Amiodarone is a class III antiarrhythmic drug that induces target effects by leading to myocardial depolarization and repolarization. It was initially synthesized in the 1960s as an antianginal agent but was later discovered to be an effective antiarrhythmic. Due to its high efficacy in treating supraventricular and ventricular arrhythmias, it has become a widely prescribed drug. Amiodarone, however, is also associated with various side effects largely due to its high iodine content, and most importantly, side effects causing pregnancy complications as well as those leading to thyroid dysfunction are the most common and are due to its direct toxic effects on the thyroid itself (Latini et al. 1984). Other side effects include pulmonary toxicity, particularly because pulmonary disease is frequently a co-occurring condition in patients treated with amiodarone (Ruzieh et al. 2019). This is of particular concern in patients requiring long-term administration of the drug, especially in doses over 500 mg/day due to the dose-dependent toxicity on the pulmonary system. Furthermore, amiodarone is highly lipophilic and concentrates mainly in adipose tissue, cardiac and skeletal muscle, and the thyroid. The half-life in the body is approximately 100 days and hence, amiodarone toxicity has to potential to occur months after patients discontinue use (Basaria and Cooper 2005). Di-2-ethylhexyl phthalate (DEHP) is a colorless, viscous, and lipophilic plasticizer that is frequently used in medical devices, textiles, and during manufacturing procedures.

DEHP can leach out at any point in the product life cycle and has therefore been quantified in air, water, and soil samples worldwide (Huang et al. 2008). DEHP has been found to be a potent carcinogen and has the potential to lead to reproductive and developmental toxicity. Owing to its extensive use, there is mounting evidence that the general population has or will be exposed to DEHP in their lifetime, and currently, extensive research is being done to better understand the kinetics of DEHP toxicity, especially as they relate to effects on carcinogenesis and child health (Ito et al. 2019). To date, toxic effects of DEHP have been found to include endocrine, reproductive, renal, neural, and hepatotoxicity (Rowdhwal et al. 2018).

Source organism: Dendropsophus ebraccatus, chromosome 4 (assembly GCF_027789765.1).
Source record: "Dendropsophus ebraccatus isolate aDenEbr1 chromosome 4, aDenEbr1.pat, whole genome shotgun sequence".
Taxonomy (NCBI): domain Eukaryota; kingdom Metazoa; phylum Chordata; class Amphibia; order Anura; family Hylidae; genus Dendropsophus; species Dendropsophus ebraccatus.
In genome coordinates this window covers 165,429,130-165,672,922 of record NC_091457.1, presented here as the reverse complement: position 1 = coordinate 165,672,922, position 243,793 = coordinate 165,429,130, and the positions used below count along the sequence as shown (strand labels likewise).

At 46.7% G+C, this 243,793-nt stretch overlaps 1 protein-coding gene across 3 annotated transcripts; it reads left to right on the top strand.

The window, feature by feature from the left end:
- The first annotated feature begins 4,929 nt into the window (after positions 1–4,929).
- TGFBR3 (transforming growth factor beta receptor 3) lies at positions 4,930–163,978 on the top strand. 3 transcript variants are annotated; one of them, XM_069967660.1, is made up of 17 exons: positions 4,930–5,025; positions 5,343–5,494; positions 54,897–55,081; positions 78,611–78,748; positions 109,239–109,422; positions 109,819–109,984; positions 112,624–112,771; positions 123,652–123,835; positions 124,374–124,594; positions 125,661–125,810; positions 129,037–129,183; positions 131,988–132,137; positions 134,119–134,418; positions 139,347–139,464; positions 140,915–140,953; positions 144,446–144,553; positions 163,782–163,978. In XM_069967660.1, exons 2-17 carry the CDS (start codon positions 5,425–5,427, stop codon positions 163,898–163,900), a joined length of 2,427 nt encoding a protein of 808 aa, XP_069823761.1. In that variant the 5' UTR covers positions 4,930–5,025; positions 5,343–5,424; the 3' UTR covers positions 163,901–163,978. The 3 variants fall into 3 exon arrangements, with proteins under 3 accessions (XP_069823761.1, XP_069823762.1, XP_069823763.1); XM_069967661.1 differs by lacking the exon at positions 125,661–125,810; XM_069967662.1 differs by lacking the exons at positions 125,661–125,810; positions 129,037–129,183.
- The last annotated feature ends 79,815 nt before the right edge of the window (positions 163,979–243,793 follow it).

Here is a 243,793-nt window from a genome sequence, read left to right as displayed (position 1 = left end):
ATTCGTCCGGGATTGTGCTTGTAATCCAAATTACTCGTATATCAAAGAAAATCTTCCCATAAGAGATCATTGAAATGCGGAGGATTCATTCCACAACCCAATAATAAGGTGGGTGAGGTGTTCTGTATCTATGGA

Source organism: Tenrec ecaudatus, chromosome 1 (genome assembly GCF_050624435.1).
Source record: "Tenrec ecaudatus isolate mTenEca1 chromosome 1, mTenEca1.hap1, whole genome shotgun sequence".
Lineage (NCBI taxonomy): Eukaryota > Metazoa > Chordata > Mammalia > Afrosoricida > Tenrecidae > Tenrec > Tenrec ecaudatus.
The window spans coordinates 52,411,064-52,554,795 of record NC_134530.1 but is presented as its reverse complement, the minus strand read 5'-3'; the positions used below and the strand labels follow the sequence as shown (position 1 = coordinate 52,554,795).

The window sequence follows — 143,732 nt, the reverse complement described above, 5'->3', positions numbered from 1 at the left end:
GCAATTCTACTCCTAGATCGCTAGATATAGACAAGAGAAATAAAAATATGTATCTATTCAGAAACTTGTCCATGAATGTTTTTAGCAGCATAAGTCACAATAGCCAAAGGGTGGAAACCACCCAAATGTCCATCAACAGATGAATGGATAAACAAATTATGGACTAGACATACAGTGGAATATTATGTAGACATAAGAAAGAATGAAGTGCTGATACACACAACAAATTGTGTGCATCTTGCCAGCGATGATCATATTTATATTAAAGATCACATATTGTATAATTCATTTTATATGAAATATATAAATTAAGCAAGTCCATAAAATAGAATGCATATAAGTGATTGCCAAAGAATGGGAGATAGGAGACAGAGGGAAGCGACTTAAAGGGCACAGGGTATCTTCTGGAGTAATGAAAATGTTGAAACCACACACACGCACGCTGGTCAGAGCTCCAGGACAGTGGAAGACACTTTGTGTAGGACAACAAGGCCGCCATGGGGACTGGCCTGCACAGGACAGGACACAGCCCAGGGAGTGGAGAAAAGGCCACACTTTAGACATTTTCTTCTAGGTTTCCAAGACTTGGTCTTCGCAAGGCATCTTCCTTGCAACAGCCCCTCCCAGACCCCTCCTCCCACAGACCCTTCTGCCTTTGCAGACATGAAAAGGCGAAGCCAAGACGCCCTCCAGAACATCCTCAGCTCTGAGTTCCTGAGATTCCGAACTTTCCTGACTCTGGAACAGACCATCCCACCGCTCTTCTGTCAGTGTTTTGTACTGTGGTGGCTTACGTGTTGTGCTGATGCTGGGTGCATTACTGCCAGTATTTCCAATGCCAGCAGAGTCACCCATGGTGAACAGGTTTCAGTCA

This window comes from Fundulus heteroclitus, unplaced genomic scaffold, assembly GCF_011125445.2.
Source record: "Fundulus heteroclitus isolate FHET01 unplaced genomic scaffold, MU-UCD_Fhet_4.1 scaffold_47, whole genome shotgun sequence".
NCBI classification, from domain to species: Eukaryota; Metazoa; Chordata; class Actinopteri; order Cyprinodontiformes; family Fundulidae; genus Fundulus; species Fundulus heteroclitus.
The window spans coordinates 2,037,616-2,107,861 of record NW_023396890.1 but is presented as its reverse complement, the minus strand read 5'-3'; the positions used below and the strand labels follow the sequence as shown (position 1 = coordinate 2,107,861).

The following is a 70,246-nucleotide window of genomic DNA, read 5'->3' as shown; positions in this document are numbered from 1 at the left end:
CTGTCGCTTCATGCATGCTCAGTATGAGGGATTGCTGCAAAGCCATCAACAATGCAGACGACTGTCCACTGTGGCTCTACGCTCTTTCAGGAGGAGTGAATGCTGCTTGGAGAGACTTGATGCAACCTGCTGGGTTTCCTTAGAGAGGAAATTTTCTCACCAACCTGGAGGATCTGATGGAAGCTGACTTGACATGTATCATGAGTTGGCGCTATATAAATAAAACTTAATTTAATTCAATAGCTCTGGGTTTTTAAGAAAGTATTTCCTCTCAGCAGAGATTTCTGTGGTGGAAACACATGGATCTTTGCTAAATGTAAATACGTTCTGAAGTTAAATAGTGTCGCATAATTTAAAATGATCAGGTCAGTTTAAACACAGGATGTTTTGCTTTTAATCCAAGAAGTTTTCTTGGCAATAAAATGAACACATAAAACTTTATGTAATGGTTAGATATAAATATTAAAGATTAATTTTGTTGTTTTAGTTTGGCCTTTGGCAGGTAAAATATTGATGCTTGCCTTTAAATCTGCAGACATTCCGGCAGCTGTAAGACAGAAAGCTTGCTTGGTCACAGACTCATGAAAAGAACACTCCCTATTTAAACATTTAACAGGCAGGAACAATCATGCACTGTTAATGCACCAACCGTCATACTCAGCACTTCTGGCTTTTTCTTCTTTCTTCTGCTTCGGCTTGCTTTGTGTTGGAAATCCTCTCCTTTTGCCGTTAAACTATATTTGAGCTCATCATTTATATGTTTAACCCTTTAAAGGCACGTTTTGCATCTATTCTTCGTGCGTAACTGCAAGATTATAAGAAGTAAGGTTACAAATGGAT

During experiments, 2D and 3D HepaRG cells were exposed to a carrier control, amiodarone, and DEHP. RNA was extracted and stored at -20°C until microarray analysis. Subsequently, samples were processed following the One-Color Microarray-Based Gene Expression Analysis (Low Input Quick Amp Labeling) Protocol version 6.9.1 supplied by Agilent Technologies. Samples were hybridized using Agilent’s Gene Expression Hybridization Kit (Agilent 5188-5242) to Agilent SurePrint G3 Human Gene Expression v3 8 x 60k Microarray Kit, design ID: 072363 (Agilent Technologies Inc., CA). Microarrays were read using Agilent SureScan Microarray Scanner™ (G2600, Agilent Technologies, Inc., CA) and analyzed using GE 1200 one-color protocol in the Agilent Feature Extraction™ software. After feature extraction, the raw data is exported and analyzed with a T-Test, SAM, and LIMMA based on results found in the literature (Chrominski and Tkacz 2015).

In conclusion, a T-Test determines statistical significance between two datasets by using the average and variance of the populations and is currently one of the most frequently used and easiest statistical tests to use. SAM is a method that is specifically used to determine statistical significance in gene expressions between groups. In certain regards, SAM is similar to a T-Test, although SAM utilizes non-parametric statistics mainly owing to the fact that microarray data are not normally distributed (Tusher, Tibshirani, and Chu 2001). LIMMA, utilizes linear models to analyze microarray data.

As we hypothesized, the results among the three analysis methods vary slightly, and the most robust method to determine DEGs is to only select those that are found to be statistically significant across these three methods. In our experiments the method with the less outliers and the most robust analysis was the SAM followed by the LIMMA and the T-Test. Though, the most consistent results were the common DEGs identified from the three methods after RT-qPCR validation, and correlation of the gene fold-change indication to copy numbers.